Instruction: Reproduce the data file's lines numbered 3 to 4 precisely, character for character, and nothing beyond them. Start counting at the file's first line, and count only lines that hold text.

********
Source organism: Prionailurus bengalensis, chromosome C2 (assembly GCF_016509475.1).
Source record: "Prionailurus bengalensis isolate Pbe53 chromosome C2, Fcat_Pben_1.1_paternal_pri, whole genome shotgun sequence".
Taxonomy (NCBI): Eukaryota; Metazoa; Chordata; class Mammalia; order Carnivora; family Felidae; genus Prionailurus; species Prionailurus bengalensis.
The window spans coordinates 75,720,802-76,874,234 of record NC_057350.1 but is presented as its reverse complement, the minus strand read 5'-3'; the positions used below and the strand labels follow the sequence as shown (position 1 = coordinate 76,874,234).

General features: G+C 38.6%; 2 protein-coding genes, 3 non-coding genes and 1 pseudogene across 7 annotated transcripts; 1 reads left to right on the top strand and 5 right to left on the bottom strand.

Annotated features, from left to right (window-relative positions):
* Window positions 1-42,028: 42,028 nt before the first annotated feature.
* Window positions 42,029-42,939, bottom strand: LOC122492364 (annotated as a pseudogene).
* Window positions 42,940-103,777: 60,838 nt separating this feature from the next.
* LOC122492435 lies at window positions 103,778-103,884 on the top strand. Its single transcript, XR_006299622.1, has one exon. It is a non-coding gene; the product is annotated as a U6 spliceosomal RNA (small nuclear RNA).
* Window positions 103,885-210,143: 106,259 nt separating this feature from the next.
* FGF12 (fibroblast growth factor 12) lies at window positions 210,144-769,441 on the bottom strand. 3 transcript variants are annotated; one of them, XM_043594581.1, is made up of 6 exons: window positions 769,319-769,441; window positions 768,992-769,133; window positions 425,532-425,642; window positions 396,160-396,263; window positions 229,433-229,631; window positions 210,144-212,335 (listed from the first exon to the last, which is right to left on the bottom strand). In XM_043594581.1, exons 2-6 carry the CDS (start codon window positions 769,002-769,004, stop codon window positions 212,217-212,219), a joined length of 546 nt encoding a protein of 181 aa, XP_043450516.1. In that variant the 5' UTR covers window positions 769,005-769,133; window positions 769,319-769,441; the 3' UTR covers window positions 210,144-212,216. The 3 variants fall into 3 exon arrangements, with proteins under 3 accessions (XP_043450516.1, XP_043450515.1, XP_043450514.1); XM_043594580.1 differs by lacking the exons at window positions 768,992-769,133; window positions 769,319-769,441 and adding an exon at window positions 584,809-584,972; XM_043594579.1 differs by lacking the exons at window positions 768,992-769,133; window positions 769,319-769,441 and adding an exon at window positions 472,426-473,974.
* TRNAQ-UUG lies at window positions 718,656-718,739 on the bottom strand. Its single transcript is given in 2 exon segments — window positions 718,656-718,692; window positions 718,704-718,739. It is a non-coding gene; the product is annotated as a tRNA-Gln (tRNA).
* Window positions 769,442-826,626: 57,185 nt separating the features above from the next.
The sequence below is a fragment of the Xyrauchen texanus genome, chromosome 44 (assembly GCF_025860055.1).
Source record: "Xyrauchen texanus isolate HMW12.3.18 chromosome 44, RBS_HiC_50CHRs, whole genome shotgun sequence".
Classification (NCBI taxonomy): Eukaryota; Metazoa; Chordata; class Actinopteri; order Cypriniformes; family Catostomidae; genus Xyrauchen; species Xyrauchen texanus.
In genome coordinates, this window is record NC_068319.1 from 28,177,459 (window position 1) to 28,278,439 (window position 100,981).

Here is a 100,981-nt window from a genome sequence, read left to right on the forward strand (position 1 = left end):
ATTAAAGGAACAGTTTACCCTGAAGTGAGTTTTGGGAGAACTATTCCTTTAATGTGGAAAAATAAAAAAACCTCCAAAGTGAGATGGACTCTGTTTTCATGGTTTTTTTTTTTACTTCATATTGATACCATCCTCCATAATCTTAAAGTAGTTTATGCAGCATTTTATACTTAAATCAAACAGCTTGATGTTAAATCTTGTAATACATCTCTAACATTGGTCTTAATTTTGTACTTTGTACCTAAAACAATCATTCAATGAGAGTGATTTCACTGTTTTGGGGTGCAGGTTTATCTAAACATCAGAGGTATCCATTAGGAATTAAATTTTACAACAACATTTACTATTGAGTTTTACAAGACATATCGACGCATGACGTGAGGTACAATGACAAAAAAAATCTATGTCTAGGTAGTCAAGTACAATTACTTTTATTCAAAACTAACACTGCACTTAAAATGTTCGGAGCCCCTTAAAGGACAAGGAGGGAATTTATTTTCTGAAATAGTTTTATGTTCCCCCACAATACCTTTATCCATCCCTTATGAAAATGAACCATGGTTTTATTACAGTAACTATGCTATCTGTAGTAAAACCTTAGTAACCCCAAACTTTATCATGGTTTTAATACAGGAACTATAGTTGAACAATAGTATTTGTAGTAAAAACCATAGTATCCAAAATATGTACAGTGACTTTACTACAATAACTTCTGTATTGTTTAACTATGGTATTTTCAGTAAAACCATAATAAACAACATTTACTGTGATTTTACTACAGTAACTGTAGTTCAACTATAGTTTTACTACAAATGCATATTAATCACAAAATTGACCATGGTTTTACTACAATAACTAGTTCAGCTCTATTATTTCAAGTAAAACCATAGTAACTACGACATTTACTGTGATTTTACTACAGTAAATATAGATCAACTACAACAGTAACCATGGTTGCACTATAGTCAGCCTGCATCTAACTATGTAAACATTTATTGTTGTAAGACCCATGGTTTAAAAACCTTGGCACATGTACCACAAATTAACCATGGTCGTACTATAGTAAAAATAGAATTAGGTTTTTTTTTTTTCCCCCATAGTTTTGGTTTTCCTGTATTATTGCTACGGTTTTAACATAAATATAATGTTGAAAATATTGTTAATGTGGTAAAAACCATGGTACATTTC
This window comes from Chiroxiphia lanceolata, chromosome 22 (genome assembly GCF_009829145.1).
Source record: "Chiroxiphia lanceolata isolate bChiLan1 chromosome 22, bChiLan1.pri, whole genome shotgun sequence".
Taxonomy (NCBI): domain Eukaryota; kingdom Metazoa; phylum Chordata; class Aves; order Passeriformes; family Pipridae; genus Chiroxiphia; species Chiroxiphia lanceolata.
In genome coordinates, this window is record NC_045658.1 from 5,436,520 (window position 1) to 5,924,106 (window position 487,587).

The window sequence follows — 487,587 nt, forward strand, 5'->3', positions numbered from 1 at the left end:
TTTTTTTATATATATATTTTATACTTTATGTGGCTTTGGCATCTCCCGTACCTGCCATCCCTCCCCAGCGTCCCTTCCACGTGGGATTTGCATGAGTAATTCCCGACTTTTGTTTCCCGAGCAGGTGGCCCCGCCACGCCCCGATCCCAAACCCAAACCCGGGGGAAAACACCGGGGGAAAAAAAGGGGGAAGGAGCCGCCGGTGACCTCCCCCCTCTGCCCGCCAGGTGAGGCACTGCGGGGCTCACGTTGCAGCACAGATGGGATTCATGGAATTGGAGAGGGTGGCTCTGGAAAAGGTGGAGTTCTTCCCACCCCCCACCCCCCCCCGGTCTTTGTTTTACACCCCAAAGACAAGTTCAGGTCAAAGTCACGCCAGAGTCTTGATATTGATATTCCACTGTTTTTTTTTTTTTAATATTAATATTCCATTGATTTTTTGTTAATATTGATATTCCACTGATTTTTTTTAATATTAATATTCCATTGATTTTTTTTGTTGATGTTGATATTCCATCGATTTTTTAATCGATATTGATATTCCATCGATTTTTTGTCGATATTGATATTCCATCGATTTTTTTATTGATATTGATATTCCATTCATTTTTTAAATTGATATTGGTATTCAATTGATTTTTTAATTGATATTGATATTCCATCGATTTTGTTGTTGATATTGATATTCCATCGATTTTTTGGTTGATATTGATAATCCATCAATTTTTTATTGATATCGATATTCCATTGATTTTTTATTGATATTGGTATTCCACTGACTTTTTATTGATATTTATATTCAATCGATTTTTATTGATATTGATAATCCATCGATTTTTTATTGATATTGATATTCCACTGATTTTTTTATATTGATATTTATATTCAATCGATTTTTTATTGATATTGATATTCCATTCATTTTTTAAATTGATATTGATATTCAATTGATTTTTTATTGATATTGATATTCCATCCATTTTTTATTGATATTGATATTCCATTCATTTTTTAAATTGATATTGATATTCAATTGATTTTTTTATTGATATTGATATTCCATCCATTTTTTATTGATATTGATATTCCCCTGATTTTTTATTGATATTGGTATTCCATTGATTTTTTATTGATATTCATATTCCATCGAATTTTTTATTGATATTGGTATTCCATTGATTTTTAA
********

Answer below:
Taxonomy (NCBI): Eukaryota; Metazoa; Chordata; class Mammalia; order Carnivora; family Felidae; genus Prionailurus; species Prionailurus bengalensis.
The window spans coordinates 75,720,802-76,874,234 of record NC_057350.1 but is presented as its reverse complement, the minus strand read 5'-3'; the positions used below and the strand labels follow the sequence as shown (position 1 = coordinate 76,874,234).